Weather Forecast


'Andronicus' reigns in DL

Reid Strand, who plays Saturninus in the sixth annual Shakespeare in the Park's production of 'Titus Andronicus,' makes a threat during the performance. Shakespeare in the Park opens in the Detroit Lakes City Park Friday, June 27. DL NEWSPAPERS/Brian Basham

There will be blood  and plenty of it — albeit of the fake variety —when the cast of Detroit Lakes’ sixth annual Shakespeare in the Park production takes the stage this Friday, June 27, for the first of five planned performances of The Bard’s ultimate revenge play, “Titus Andronicus.”

“There will be lots and lots and lots of fake blood, but hopefully, none of it will be real,” joked the play’s director, Nikki Caulfield.

The audience may find it difficult to tell the difference, however.

“It (the fake blood) does behave disturbingly like the real thing,” says the play’s director, Nikki Caulfield, “though it’s a mixture of chocolate syrup, corn syrup and red food coloring.”

And the cleanup — which for this play is a nightly occurrence, even after the dress rehearsals — is almost as difficult as it would be for an actual blood spill.

In other words, it’s Shakespeare as directed by Quentin Tarentino.

“I think Tarentino would love this,” said Caulfield. “There’s a sword fight that begins in the third line of dialogue, and someone dies in the first five minutes.”

In fact, by play’s end, 14 of the 21 identified characters have died, most of them quite violently.

There’s one woman who loses both of her hands, not to mention her tongue, which leads to one of the play’s most heart-wrenching scenes.

“There are some moments that are quite moving,” Caulfield said. After all, “Titus Andronicus” is, at its core, a tragedy — albeit one that is “rooted in farce,” she added.

“This is a play that deals with a lot of heavy-hitting issues — corruption of power, exploitation and abuse in so many forms,” Caulfield said. “It doesn’t make light of those things, but sometimes so much bad is happening, with people dying for absolutely no reason, that it is kind of funny.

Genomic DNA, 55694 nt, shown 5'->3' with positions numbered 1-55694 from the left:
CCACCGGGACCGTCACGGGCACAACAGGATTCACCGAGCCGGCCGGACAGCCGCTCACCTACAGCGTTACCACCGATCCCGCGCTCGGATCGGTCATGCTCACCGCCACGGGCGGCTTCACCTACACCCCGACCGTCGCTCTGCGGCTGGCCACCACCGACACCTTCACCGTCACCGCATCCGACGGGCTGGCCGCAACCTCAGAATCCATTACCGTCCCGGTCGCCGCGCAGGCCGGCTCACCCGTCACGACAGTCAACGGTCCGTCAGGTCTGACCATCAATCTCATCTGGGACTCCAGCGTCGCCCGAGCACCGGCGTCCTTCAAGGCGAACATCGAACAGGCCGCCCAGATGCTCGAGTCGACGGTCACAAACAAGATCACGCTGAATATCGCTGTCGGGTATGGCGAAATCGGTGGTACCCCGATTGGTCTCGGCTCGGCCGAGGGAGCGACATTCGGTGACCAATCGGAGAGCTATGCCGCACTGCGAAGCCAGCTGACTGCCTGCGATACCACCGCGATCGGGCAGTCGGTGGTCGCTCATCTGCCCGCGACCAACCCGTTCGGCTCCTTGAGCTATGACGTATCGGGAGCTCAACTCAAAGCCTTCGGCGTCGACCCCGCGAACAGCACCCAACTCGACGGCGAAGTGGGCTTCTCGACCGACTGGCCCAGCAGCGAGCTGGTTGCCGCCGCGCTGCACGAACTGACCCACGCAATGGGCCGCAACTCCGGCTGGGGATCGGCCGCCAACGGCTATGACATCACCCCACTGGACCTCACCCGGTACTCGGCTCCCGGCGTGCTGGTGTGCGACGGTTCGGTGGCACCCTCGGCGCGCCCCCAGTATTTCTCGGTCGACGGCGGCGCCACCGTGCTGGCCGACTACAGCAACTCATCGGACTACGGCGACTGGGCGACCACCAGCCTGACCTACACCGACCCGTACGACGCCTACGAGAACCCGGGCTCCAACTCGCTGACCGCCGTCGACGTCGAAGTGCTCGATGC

“Poor Katie Anderson must think I’m out to get her. She plays three roles, and all of them die.”

Some of the humor is a bit more overt, such as all the bad puns referencing hands, or the lack thereof.

“There is humor, but it’s pretty black humor,” Caulfield said.

There’s also plenty of angst, and a few heartbreaking moments as well.

“In one scene, you’ll be laughing so hard you cry, and the next, you’re just crying,” she said. “I’ve even caught myself tearing up a few times in rehearsals, and it’s not from laughing.”

In other words, “this isn’t a play for little kids — but I think teenagers would love it,” Caulfield added. “It’s an emotional roller coaster.”

Given the production’s public setting, this particular presentation would most likely still get a “PG-13” rating in theaters. And while there is plenty of fake blood, “no actors were harmed in the production of this show,” she said, though at least one suffered an unplanned illness outside of it.

“One of our lead actors came down with appendicitis this morning (Monday),” she said. “But that’s part of live theater.”

Despite that last-minute casting change, “this is by far the strongest cast we’ve had,” Caulfield added. “There are no newbies… some are new to Shakespeare in the Park, but all of them have stage experience.”

In fact, some of the actors in this play came to auditions with a pretty impressive list of credentials, she noted, which is undoubtedly a good thing given the often disturbing subject matter.

“Terrible things keep happening to these people,” she said. “Everyone is out to get everyone else. Even the good characters have a dark side, and the bad guys, you just love to hate them.”

There’s a sense of in justice that permeates the entire play, and “every time it seems something might start to go right for somebody, it just doesn’t.”

But for those who like a little action in their drama, this play has it in spades.

“It never stops… our fight directors, Chris Damlo and Ben Fink, did a really good job,” Caulfield said.

Though most of the characters die by play’s end, each of them meets their end in a unique way.

“It’s not the same thing over and over,” Caulfield said. “We’ve had a ridiculous amount of fun putting this together.”

Hopefully, the audience will enjoy it just as much.

Detroit Lakes’ Shakespeare in the Park will present “Titus Andronicus” this Friday through Sunday, July 27-29, as well as on July 3 and 5, at the City Park Bandshell. All performances begin at 7 p.m., except for a Sunday matinee on June 29, which get underway at 4 p.m.

There is no charge for admission, though those attending are asked to bring their own chairs and blankets, as available seating is limited.

Follow Detroit Lakes Newspapers reporter Vicki Gerdes on Twitter at @VickiLGerdes.

Vicki Gerdes

Staff writer at Detroit Lakes Newspapers for the past 16 years, currently editor of the entertainment and community pages as well as covering city council and the Lake Park-Audubon School Board. Living in DL with my cat, Smokey.

(218) 844-1454